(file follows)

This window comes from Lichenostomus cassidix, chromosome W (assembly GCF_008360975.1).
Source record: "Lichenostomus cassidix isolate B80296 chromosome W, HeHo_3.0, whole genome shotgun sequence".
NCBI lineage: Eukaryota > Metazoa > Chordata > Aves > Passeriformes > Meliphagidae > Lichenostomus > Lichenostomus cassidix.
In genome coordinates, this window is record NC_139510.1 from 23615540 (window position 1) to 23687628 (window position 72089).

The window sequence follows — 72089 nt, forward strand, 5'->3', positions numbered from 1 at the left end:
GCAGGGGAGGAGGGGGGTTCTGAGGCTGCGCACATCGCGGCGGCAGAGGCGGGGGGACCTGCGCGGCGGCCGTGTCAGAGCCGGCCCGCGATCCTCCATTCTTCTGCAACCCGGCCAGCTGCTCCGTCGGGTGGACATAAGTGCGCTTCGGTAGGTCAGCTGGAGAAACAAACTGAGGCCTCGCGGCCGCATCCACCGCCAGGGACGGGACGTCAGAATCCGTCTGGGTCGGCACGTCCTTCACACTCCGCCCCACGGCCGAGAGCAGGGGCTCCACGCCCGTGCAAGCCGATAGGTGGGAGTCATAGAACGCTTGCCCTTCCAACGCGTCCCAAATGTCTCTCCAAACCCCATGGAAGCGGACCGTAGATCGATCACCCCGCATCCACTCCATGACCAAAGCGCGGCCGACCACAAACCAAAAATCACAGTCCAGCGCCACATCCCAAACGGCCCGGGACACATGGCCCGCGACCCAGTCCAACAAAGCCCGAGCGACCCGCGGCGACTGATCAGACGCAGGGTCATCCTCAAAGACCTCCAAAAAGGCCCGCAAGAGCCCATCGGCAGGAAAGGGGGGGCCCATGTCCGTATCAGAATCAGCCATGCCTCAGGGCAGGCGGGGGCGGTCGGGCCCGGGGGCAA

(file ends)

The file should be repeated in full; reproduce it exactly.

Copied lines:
This window comes from Lichenostomus cassidix, chromosome W (assembly GCF_008360975.1).
Source record: "Lichenostomus cassidix isolate B80296 chromosome W, HeHo_3.0, whole genome shotgun sequence".
NCBI lineage: Eukaryota > Metazoa > Chordata > Aves > Passeriformes > Meliphagidae > Lichenostomus > Lichenostomus cassidix.
In genome coordinates, this window is record NC_139510.1 from 23615540 (window position 1) to 23687628 (window position 72089).

The window sequence follows — 72089 nt, forward strand, 5'->3', positions numbered from 1 at the left end:
GCAGGGGAGGAGGGGGGTTCTGAGGCTGCGCACATCGCGGCGGCAGAGGCGGGGGGACCTGCGCGGCGGCCGTGTCAGAGCCGGCCCGCGATCCTCCATTCTTCTGCAACCCGGCCAGCTGCTCCGTCGGGTGGACATAAGTGCGCTTCGGTAGGTCAGCTGGAGAAACAAACTGAGGCCTCGCGGCCGCATCCACCGCCAGGGACGGGACGTCAGAATCCGTCTGGGTCGGCACGTCCTTCACACTCCGCCCCACGGCCGAGAGCAGGGGCTCCACGCCCGTGCAAGCCGATAGGTGGGAGTCATAGAACGCTTGCCCTTCCAACGCGTCCCAAATGTCTCTCCAAACCCCATGGAAGCGGACCGTAGATCGATCACCCCGCATCCACTCCATGACCAAAGCGCGGCCGACCACAAACCAAAAATCACAGTCCAGCGCCACATCCCAAACGGCCCGGGACACATGGCCCGCGACCCAGTCCAACAAAGCCCGAGCGACCCGCGGCGACTGATCAGACGCAGGGTCATCCTCAAAGACCTCCAAAAAGGCCCGCAAGAGCCCATCGGCAGGAAAGGGGGGGCCCATGTCCGTATCAGAATCAGCCATGCCTCAGGGCAGGCGGGGGCGGTCGGGCCCGGGGGCAA